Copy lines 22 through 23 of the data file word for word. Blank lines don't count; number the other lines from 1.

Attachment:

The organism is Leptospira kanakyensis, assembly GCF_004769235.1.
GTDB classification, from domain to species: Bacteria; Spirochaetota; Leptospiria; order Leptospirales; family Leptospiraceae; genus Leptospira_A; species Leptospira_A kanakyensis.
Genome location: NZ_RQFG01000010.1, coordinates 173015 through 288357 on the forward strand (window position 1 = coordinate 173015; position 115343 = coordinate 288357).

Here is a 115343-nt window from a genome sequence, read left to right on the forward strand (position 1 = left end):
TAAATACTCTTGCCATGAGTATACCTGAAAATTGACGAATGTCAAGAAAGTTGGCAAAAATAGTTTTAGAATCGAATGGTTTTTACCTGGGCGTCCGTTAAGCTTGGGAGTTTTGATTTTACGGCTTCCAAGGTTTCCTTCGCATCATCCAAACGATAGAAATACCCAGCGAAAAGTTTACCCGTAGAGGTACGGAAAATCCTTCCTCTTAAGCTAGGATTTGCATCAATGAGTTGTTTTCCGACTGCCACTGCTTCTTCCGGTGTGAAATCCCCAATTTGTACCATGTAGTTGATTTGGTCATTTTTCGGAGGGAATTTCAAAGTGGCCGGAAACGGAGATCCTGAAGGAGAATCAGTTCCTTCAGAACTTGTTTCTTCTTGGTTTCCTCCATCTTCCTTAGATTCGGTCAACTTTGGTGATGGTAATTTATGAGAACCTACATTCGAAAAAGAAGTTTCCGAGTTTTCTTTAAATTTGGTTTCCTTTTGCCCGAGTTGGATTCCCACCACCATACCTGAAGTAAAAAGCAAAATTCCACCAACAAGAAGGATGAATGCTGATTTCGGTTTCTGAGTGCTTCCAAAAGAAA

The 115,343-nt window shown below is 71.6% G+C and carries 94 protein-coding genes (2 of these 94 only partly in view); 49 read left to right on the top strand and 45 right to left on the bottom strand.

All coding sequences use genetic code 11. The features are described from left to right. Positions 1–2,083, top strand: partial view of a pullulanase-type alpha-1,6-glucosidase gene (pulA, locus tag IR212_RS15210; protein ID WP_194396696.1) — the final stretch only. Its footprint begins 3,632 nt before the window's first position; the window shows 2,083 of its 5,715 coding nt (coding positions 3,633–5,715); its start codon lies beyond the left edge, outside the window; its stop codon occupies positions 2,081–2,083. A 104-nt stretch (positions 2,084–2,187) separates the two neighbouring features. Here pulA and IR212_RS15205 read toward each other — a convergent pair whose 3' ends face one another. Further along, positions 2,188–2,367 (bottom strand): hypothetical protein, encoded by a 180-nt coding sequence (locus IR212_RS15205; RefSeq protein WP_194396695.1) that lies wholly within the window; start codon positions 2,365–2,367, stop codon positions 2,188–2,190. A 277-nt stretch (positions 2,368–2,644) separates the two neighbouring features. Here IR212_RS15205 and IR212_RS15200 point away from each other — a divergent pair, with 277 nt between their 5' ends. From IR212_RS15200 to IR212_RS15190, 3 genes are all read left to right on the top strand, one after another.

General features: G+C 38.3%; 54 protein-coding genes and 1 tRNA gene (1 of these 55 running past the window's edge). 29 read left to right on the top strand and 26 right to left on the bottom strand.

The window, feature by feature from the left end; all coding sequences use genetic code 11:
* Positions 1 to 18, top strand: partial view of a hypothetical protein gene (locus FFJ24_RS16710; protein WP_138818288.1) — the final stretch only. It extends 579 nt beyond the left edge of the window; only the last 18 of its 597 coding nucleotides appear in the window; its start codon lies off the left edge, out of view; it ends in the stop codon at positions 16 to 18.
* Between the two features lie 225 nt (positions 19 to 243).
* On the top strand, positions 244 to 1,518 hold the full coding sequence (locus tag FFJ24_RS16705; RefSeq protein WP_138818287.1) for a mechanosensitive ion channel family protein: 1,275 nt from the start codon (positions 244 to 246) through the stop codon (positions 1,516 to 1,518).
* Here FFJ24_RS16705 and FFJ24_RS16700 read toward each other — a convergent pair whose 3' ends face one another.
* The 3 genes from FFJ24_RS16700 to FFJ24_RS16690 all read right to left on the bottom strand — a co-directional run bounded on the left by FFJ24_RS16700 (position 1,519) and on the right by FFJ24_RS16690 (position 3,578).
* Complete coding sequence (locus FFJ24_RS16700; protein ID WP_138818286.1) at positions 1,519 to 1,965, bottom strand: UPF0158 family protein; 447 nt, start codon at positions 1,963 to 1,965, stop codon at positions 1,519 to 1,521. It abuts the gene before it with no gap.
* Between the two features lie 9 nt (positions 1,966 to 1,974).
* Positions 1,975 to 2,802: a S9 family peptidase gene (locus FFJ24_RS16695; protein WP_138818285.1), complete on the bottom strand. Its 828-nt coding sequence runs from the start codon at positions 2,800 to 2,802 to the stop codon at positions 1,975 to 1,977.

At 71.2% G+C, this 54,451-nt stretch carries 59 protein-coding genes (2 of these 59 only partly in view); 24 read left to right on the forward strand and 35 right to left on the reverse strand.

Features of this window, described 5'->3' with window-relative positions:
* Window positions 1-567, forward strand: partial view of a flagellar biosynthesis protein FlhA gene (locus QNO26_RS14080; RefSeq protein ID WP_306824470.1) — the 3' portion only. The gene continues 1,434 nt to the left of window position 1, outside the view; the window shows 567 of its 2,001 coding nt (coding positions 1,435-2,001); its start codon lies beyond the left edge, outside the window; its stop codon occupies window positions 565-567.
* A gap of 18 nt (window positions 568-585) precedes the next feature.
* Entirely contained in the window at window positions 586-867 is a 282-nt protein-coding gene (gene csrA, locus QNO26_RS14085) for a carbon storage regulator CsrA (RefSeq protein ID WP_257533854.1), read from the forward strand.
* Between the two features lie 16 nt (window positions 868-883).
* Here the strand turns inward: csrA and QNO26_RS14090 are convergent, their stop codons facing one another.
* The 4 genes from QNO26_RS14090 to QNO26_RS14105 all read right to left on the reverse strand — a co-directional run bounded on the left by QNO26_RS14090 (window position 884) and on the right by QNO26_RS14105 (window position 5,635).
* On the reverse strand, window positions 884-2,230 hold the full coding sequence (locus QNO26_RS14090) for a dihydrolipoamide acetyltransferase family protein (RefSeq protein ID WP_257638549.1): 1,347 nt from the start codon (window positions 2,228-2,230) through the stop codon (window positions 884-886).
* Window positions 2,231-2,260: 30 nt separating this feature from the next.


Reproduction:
* Entirely contained in the window at window positions 586-867 is a 282-nt protein-coding gene (gene csrA, locus QNO26_RS14085) for a carbon storage regulator CsrA (RefSeq protein ID WP_257533854.1), read from the forward strand.
* Between the two features lie 16 nt (window positions 868-883).